4 Steps You Need to Make Better Trades - Investing Shortcuts

4 Steps You Need to Make Better Trades

By November 2, 2015Investing, Markets, Trading

Typically when an investor reaches the final step in the investment evolution process (Missed part one and two?), significant time and effort has been spent with the financial markets. The skills to identify trading candidates and control investment risk should become second nature after experiencing different market conditions and environments. The most aggressive and risky areas of investing are in derivative products.

These instruments may be based on an underlying stock, futures or currency product. The leverage feature of many derivatives increases the potential returns as well as the financial risks. Because of the fast moving nature of these markets,emotion can sometimes override common sense and necessitate strict money management and risk control planning.

Here are the four investment methodologies:

1) Identify Trading Candidate
2) Execute with Risk Management
3) Manage Position
4) Maximize Trend

The same investment methodology applies to derivatives, but often occurs in a condensed time frame because of a number of factors. Many times investors are speculating on short term price movements with derivatives. Again, the leverage can offer significant return on investment but the risk may be proportionality higher as well. The large relative investment size to the overall portfolio and financial risk are variables that can be controlled with various strategies.

The dollar movements on option positions can be significant on an everyday basis. Options are one trading vehicle that can profit from either directional moves or trading sideways within a range. For bullish or bearish sentiment option strategies can be constructed that have less risk exposure than buying or selling the outright stock. Options are often used because of their lower cash outlay and limited risk attributes for certain trades. The desired market direction must be determined and an option can be used as a trading vehicle instead of stock.
Options on securities are also attractive for protection and to place a floor on a purchased stock much like insurance. An investor can use the option instead of a stop loss order and have absolute protection, but at a cost and for a limited time. Sometimes traders will purchase options on a stock because of less up front investment and risk limited to the premium paid for the position. The limited risk feature for option purchases is attractive but neglects the fact that large percentages expire worthless and the entire premium is lost.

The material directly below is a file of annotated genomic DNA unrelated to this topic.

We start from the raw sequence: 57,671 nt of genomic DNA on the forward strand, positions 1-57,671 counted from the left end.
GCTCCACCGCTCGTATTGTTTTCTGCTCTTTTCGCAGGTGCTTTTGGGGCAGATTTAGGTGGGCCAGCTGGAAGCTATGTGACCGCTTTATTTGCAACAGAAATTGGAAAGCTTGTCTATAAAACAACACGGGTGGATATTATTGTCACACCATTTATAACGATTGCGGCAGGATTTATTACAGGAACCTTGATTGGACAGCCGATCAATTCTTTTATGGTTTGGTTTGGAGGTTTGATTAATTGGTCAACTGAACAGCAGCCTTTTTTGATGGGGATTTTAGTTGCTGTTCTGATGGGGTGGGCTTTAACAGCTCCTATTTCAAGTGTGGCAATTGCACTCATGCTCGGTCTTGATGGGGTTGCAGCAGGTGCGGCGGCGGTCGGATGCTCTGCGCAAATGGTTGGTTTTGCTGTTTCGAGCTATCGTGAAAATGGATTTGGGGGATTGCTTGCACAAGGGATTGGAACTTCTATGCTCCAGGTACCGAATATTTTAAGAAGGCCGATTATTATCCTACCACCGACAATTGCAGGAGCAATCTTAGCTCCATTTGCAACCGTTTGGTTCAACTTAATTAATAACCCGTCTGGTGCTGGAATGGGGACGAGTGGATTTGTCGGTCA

Various combinations of buying and selling options can hedge risk and take advantage of inherent mathematical properties in their structure. Option can be used to profit from upward, downward and sideways markets. They can also be used in conjunction with stock positions to increase profitability. From covered calls to diagonal credit spreads many possibilities exist to trade options once a thorough understanding is achieved.

A risk profile can be created to better understand the point at which the position is at break even, maximum loss or maximum profit. After proper analysis, individual investors can determine if it fits within their criteria and risk tolerance for their portfolio. A plan for exit or unwinding an option position can also be created for risk control purposes.

The flexibility that options can provide can make them extremely valuable to investors with knowledge and expertise. There are tradeoffs for using options instead of the base financial instrument and missteps can be costly. A balance between trying to attain higher returns and taking more risk differ for individual investors. Risk tolerance and investment expectations vary for many different reasons. Derivatives are not suitable for everybody and typically those that are successful maintain the discipline to follow their trading plan.

Alan Knuckman

Author Alan Knuckman

Alan Knuckman is the Founder and Chief Market Strategist for www.BullsEyeOption.com a subscription trading service for his inner circle members. He has over 25 years of market experience that began in the pits of the Chicago Board of Trade as a runner and progressed to a Treasury Bond speculator. Each trading day Alan is the video host of the Morning Market Stir from the CME Group and the Pre Market Pulse on CBOEtv. He is also a frequent financial commentator appearing on television regularly with CNBC, CNN, Bloomberg, and Fox Business Network.

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